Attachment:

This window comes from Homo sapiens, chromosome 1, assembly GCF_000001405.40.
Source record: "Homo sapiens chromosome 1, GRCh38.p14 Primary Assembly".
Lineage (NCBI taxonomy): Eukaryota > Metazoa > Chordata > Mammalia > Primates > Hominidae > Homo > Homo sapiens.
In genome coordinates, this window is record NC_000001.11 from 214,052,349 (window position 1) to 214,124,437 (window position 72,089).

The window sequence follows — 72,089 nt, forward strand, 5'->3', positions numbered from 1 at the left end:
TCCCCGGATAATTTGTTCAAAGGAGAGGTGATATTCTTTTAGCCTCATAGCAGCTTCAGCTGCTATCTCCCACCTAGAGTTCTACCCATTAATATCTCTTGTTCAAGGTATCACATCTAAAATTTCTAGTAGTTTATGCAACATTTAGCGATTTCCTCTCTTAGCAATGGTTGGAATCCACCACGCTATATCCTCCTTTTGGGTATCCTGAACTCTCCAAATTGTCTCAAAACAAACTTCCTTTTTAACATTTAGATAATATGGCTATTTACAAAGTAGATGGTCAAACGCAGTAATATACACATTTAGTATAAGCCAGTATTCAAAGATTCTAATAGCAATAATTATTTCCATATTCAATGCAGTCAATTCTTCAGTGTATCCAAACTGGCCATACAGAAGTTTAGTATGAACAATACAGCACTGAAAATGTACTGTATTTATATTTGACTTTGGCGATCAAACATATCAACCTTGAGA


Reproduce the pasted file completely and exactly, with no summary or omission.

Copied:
This window comes from Homo sapiens, chromosome 1, assembly GCF_000001405.40.
Source record: "Homo sapiens chromosome 1, GRCh38.p14 Primary Assembly".
Lineage (NCBI taxonomy): Eukaryota > Metazoa > Chordata > Mammalia > Primates > Hominidae > Homo > Homo sapiens.
In genome coordinates, this window is record NC_000001.11 from 214,052,349 (window position 1) to 214,124,437 (window position 72,089).

The window sequence follows — 72,089 nt, forward strand, 5'->3', positions numbered from 1 at the left end:
TCCCCGGATAATTTGTTCAAAGGAGAGGTGATATTCTTTTAGCCTCATAGCAGCTTCAGCTGCTATCTCCCACCTAGAGTTCTACCCATTAATATCTCTTGTTCAAGGTATCACATCTAAAATTTCTAGTAGTTTATGCAACATTTAGCGATTTCCTCTCTTAGCAATGGTTGGAATCCACCACGCTATATCCTCCTTTTGGGTATCCTGAACTCTCCAAATTGTCTCAAAACAAACTTCCTTTTTAACATTTAGATAATATGGCTATTTACAAAGTAGATGGTCAAACGCAGTAATATACACATTTAGTATAAGCCAGTATTCAAAGATTCTAATAGCAATAATTATTTCCATATTCAATGCAGTCAATTCTTCAGTGTATCCAAACTGGCCATACAGAAGTTTAGTATGAACAATACAGCACTGAAAATGTACTGTATTTATATTTGACTTTGGCGATCAAACATATCAACCTTGAGA